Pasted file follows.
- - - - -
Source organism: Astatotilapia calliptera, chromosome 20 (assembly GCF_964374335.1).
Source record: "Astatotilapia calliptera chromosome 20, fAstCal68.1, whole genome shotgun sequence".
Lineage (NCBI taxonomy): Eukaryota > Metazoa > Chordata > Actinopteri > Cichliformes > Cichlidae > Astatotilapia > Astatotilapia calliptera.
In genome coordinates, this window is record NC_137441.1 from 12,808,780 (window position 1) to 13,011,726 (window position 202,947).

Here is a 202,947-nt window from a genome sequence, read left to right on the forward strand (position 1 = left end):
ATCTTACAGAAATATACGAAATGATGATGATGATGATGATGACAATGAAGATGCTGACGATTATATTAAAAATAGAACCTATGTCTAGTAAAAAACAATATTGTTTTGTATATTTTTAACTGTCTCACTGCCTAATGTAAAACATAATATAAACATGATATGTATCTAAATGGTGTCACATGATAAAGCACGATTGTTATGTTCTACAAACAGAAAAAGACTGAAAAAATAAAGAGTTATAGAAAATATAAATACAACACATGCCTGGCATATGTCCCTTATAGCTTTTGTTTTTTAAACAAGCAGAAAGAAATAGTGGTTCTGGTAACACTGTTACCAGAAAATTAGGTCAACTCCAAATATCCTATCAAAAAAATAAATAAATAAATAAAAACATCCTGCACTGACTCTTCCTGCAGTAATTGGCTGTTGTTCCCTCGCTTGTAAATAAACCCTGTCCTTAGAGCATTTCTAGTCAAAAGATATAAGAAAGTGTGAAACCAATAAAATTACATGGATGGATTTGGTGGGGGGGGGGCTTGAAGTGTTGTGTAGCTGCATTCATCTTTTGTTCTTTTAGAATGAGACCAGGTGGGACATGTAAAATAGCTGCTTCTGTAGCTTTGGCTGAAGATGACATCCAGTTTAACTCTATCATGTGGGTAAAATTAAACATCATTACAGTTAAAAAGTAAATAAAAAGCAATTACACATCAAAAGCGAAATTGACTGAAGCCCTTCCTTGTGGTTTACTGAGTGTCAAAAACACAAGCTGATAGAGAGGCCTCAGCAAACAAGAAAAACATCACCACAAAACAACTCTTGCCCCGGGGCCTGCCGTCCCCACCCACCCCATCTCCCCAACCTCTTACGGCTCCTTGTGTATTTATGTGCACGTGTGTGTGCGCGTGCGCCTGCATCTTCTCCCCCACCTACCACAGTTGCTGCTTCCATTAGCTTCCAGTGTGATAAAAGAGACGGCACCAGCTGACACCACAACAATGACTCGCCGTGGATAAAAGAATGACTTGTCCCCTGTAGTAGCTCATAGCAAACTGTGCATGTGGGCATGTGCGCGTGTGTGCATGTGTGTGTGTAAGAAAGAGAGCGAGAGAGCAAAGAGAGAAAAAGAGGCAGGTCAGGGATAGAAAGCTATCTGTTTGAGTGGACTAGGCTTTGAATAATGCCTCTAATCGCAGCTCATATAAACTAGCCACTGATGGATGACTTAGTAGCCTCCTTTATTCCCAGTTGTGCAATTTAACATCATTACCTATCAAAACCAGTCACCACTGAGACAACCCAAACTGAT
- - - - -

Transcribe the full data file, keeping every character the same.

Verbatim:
Source organism: Astatotilapia calliptera, chromosome 20 (assembly GCF_964374335.1).
Source record: "Astatotilapia calliptera chromosome 20, fAstCal68.1, whole genome shotgun sequence".
Lineage (NCBI taxonomy): Eukaryota > Metazoa > Chordata > Actinopteri > Cichliformes > Cichlidae > Astatotilapia > Astatotilapia calliptera.
In genome coordinates, this window is record NC_137441.1 from 12,808,780 (window position 1) to 13,011,726 (window position 202,947).

Here is a 202,947-nt window from a genome sequence, read left to right on the forward strand (position 1 = left end):
ATCTTACAGAAATATACGAAATGATGATGATGATGATGATGACAATGAAGATGCTGACGATTATATTAAAAATAGAACCTATGTCTAGTAAAAAACAATATTGTTTTGTATATTTTTAACTGTCTCACTGCCTAATGTAAAACATAATATAAACATGATATGTATCTAAATGGTGTCACATGATAAAGCACGATTGTTATGTTCTACAAACAGAAAAAGACTGAAAAAATAAAGAGTTATAGAAAATATAAATACAACACATGCCTGGCATATGTCCCTTATAGCTTTTGTTTTTTAAACAAGCAGAAAGAAATAGTGGTTCTGGTAACACTGTTACCAGAAAATTAGGTCAACTCCAAATATCCTATCAAAAAAATAAATAAATAAATAAAAACATCCTGCACTGACTCTTCCTGCAGTAATTGGCTGTTGTTCCCTCGCTTGTAAATAAACCCTGTCCTTAGAGCATTTCTAGTCAAAAGATATAAGAAAGTGTGAAACCAATAAAATTACATGGATGGATTTGGTGGGGGGGGGGCTTGAAGTGTTGTGTAGCTGCATTCATCTTTTGTTCTTTTAGAATGAGACCAGGTGGGACATGTAAAATAGCTGCTTCTGTAGCTTTGGCTGAAGATGACATCCAGTTTAACTCTATCATGTGGGTAAAATTAAACATCATTACAGTTAAAAAGTAAATAAAAAGCAATTACACATCAAAAGCGAAATTGACTGAAGCCCTTCCTTGTGGTTTACTGAGTGTCAAAAACACAAGCTGATAGAGAGGCCTCAGCAAACAAGAAAAACATCACCACAAAACAACTCTTGCCCCGGGGCCTGCCGTCCCCACCCACCCCATCTCCCCAACCTCTTACGGCTCCTTGTGTATTTATGTGCACGTGTGTGTGCGCGTGCGCCTGCATCTTCTCCCCCACCTACCACAGTTGCTGCTTCCATTAGCTTCCAGTGTGATAAAAGAGACGGCACCAGCTGACACCACAACAATGACTCGCCGTGGATAAAAGAATGACTTGTCCCCTGTAGTAGCTCATAGCAAACTGTGCATGTGGGCATGTGCGCGTGTGTGCATGTGTGTGTGTAAGAAAGAGAGCGAGAGAGCAAAGAGAGAAAAAGAGGCAGGTCAGGGATAGAAAGCTATCTGTTTGAGTGGACTAGGCTTTGAATAATGCCTCTAATCGCAGCTCATATAAACTAGCCACTGATGGATGACTTAGTAGCCTCCTTTATTCCCAGTTGTGCAATTTAACATCATTACCTATCAAAACCAGTCACCACTGAGACAACCCAAACTGAT